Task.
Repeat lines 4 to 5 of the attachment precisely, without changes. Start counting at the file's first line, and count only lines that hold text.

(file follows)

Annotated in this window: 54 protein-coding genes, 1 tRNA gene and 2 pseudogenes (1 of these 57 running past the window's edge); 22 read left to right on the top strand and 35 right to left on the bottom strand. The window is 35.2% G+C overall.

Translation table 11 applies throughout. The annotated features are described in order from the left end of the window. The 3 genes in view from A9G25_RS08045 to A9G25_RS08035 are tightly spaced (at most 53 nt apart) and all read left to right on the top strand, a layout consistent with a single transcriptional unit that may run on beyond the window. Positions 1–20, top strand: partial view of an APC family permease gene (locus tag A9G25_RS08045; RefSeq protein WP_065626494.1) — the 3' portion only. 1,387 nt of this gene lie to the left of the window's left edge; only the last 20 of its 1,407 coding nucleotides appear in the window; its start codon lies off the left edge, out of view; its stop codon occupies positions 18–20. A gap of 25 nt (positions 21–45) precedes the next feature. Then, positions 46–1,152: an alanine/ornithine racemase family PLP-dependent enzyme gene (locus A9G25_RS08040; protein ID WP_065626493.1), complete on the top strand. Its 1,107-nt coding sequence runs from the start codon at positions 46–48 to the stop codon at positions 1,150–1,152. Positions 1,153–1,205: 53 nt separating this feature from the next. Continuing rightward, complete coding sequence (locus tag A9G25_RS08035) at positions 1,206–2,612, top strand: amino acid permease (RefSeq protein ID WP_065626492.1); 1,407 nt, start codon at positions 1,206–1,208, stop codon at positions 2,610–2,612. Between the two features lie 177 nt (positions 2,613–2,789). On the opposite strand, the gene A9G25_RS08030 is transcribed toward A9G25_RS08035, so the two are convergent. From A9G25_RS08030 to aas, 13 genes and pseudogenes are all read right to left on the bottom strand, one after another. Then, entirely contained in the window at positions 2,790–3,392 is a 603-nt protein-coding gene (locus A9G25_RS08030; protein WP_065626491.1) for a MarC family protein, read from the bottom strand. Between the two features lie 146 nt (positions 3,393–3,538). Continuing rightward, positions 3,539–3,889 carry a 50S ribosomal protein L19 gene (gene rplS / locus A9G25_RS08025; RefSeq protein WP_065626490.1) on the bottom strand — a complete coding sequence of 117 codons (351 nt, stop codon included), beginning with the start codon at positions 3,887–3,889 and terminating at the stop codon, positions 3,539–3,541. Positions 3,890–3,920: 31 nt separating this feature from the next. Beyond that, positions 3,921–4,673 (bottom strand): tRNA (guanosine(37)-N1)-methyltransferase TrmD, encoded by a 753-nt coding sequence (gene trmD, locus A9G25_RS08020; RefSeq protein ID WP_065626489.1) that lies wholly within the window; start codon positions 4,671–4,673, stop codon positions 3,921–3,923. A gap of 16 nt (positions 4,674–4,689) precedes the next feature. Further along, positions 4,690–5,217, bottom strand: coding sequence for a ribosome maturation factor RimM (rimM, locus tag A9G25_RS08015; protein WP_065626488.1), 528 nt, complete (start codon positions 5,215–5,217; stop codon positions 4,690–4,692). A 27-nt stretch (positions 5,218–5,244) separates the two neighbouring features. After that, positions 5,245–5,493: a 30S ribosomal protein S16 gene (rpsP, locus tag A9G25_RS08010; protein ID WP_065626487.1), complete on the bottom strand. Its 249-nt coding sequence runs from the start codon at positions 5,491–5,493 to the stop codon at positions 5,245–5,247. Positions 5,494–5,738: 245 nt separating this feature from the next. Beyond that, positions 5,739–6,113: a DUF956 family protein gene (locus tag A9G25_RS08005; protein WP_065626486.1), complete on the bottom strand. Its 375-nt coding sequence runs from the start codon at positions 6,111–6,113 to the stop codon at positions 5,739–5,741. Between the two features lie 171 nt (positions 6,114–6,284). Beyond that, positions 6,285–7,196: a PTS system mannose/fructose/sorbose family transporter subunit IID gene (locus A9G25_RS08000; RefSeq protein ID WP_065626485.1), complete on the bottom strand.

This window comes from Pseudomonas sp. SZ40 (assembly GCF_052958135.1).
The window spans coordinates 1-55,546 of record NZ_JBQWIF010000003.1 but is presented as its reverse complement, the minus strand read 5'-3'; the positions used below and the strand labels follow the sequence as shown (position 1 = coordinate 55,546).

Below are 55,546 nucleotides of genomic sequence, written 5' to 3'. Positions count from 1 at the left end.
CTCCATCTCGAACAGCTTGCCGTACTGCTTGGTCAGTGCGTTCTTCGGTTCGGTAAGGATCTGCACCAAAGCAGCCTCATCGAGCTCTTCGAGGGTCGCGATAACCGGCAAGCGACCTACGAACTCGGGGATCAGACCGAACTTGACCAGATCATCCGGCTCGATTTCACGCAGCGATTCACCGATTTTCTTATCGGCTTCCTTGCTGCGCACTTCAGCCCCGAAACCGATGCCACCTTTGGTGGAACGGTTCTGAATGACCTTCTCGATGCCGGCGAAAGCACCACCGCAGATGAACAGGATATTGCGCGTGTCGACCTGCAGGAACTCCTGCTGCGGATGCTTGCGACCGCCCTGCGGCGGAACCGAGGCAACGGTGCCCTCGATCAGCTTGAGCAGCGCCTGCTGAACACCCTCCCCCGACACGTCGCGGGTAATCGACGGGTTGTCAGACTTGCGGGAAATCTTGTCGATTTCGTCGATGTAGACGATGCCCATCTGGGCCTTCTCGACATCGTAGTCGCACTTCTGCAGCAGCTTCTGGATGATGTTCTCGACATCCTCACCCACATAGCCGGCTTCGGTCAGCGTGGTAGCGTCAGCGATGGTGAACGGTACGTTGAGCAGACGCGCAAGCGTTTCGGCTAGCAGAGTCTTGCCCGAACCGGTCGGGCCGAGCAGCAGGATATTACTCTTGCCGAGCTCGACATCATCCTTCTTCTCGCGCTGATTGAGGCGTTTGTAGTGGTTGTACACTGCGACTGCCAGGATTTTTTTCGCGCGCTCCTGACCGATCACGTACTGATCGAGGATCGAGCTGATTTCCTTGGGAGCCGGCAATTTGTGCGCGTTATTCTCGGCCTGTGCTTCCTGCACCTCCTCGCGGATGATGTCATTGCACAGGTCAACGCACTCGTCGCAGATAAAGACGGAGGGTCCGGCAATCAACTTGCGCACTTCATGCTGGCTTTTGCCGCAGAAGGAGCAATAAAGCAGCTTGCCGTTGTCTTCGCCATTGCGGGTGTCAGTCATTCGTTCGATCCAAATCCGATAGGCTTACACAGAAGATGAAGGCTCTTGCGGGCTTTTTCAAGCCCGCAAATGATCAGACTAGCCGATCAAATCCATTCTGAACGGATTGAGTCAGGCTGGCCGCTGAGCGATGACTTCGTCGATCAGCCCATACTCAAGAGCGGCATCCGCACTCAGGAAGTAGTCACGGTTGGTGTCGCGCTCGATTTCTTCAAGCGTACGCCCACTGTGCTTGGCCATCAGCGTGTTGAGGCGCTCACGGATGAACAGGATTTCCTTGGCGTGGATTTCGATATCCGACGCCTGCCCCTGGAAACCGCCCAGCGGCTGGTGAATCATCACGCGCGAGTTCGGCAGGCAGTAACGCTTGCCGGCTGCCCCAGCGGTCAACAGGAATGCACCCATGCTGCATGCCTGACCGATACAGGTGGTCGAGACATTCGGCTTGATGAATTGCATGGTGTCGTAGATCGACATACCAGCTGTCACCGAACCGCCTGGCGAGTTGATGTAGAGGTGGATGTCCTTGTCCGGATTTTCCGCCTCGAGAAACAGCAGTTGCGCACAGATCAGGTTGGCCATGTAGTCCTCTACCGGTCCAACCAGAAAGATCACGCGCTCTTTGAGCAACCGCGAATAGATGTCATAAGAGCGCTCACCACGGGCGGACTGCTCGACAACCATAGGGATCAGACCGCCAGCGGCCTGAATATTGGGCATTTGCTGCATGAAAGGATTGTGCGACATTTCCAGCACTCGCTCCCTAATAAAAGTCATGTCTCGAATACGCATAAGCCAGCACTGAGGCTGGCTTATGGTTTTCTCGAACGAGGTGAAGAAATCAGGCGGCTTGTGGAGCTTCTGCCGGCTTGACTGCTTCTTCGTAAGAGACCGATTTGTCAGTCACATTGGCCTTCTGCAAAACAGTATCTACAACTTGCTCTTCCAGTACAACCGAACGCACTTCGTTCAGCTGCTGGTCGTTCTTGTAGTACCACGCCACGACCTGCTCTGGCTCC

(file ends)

The window spans coordinates 1-55,546 of record NZ_JBQWIF010000003.1 but is presented as its reverse complement, the minus strand read 5'-3'; the positions used below and the strand labels follow the sequence as shown (position 1 = coordinate 55,546).

Below are 55,546 nucleotides of genomic sequence, written 5' to 3'. Positions count from 1 at the left end.